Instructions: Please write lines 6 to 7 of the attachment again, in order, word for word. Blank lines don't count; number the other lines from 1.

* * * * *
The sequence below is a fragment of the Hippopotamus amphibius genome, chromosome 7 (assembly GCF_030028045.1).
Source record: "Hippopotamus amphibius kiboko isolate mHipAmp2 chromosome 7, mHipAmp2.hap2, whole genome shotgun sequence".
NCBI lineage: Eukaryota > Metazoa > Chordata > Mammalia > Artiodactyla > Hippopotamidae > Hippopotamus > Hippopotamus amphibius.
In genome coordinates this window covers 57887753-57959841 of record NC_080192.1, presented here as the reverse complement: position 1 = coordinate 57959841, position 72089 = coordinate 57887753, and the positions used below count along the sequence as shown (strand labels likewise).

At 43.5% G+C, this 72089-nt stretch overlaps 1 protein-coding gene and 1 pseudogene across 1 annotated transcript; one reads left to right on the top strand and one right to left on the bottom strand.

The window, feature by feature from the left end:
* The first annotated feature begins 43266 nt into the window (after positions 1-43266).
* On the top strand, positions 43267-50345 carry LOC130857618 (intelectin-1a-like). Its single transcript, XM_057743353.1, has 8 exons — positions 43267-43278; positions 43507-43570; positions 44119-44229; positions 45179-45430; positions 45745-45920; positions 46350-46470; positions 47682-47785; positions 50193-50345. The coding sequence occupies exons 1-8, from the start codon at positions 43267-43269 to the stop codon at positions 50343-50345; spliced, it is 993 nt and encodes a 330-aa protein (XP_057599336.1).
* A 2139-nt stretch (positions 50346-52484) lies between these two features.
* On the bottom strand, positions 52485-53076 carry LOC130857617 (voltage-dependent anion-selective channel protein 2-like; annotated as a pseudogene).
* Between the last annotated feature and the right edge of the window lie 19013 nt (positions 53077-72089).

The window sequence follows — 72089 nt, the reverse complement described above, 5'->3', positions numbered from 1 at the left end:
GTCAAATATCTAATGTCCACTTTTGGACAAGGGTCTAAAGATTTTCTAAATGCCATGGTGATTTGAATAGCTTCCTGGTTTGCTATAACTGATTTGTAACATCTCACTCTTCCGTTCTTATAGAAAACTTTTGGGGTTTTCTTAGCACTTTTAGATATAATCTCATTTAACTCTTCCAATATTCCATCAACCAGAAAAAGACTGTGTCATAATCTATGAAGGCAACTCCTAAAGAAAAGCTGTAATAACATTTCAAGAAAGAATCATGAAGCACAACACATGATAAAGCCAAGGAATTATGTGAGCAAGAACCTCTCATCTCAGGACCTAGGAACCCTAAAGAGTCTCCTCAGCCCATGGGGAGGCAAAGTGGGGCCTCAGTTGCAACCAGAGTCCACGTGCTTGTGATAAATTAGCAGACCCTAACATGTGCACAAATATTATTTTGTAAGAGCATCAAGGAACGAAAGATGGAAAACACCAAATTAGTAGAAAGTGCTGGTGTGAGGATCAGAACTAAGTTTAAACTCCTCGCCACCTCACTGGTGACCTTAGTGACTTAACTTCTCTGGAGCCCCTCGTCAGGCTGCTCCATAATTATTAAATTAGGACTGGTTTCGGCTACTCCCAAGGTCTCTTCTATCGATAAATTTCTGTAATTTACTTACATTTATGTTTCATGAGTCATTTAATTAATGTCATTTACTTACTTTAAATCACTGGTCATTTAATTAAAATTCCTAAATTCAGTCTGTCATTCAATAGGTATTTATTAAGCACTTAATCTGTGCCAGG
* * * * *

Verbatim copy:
The window, feature by feature from the left end:
* The first annotated feature begins 43266 nt into the window (after positions 1-43266).